Midline fitness and tensing

If you've ever atom-symbol-16466824been told that you just need to learn “how to relax” to resolve your 'stress' or 'pain,' you are not alone. And while it’s true that gross physical tension in the body is unnecessary and can contribute to postural and other problems, the case for relaxation has been overstated. The truth is that many of us attempt to simply relax ourselves out of our problems or pain; we tend to relax what needs tensing and tense what should be relaxed. This is called ‘hyper-relaxation’ or 'over-relaxation.' 

So what is the answer? What can you do about it? The answer is to add the necessary tension back into the body structure with focused tensing and releasing.

The entire body can be strengthened to support and align with the tension factor of the human heart. If the body is too relaxed, it creates a strain on the heart. When we relax too much, we use more effort than is necessary, creating struggle. As we age, this problem becomes more pronounced because the effect of the over-relaxation adds up over time. Too much relaxation also contributes to fitness problems, because it causes our body to lack the necessary energy to support the physical structures; it contributes to slowing down our internal systems. When out internal systems slow down, waste products build up and everything works less efficiently.

The midline includes the spinal cord, CNS, spinal column, the structure supporting the spinal column, the central vessels, channels, meridians, chakras, and the center.

How to tense/energize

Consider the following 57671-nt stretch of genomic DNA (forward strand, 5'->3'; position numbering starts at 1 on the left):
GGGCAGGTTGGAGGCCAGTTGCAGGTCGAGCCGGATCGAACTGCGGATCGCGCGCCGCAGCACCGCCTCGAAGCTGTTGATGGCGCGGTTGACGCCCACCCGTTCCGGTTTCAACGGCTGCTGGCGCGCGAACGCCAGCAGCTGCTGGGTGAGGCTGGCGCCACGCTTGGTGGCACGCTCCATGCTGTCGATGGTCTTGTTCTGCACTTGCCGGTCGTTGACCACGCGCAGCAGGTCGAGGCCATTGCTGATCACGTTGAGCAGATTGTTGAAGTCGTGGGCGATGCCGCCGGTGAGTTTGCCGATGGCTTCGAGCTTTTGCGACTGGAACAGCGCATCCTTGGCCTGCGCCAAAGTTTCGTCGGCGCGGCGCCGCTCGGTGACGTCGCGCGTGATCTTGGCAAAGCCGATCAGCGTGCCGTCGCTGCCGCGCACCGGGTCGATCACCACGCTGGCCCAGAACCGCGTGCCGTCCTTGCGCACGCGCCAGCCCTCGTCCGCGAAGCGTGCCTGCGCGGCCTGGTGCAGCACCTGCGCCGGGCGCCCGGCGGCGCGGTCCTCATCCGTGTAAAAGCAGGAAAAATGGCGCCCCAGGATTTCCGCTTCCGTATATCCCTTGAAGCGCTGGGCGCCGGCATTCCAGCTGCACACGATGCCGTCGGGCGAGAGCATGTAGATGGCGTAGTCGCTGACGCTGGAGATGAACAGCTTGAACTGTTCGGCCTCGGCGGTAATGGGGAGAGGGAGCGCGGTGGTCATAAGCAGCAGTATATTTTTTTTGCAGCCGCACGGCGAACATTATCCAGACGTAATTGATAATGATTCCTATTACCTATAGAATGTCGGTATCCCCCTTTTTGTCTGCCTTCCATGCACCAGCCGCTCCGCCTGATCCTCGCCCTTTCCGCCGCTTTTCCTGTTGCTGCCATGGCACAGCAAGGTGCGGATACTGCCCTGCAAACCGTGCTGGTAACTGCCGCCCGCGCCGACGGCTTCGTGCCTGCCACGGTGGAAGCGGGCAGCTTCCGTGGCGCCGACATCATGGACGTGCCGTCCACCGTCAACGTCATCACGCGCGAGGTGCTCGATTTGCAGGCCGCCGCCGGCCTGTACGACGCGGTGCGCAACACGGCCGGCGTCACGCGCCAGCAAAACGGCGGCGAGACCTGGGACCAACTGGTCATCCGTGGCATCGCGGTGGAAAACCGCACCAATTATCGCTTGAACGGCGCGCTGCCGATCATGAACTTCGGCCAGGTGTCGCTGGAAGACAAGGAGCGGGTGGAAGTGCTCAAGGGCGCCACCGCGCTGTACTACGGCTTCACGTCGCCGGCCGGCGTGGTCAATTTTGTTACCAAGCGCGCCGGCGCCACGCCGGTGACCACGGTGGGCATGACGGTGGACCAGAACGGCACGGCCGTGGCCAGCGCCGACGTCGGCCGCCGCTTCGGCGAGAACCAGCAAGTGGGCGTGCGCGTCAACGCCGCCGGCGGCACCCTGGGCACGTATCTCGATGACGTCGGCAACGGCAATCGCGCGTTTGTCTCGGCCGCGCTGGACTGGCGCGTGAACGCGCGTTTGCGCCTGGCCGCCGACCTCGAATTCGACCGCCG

• Begin by connecting to the body part you want to tense. 
  • For example, if you are sitting, before you stand up from a sitting position, tense your buttocks and your sternum; hold the tension for three to nine seconds, then release. Stand and repeat. Do the same for the arms and legs.
  • While doing the midline tensing, run the tension from your buttocks all the way up your spine to the top of your head. It is a gentle tension (not a gross, forced tensing); you are powering up your midline using.
  • Repeat the previous exercise three times.

Additional technique for midline fitness:

  • Go to your midline and strengthen yourself to be strong for fitness (especially speed) which is strength, endurance, coordination, flexibility, agility, and speed.
  • Strengthen the internal fitness support triad of movement, motion, and action.
  • The ration of tension to relaxation should be 1:1.

It is also possible to tense our internal systems and organs. Just put your attention on the organ or system and put some energy into it; you are tensing it with your brain but not with your imagination.

Animals provide an excellent example of the tensing principle. If you have ever watched a cat closely, you would notice before they stretch, they tense their entire midline. First comes the tension, then the release of that tension and the stretch. Animals understand this innately as part of their physical intelligence.

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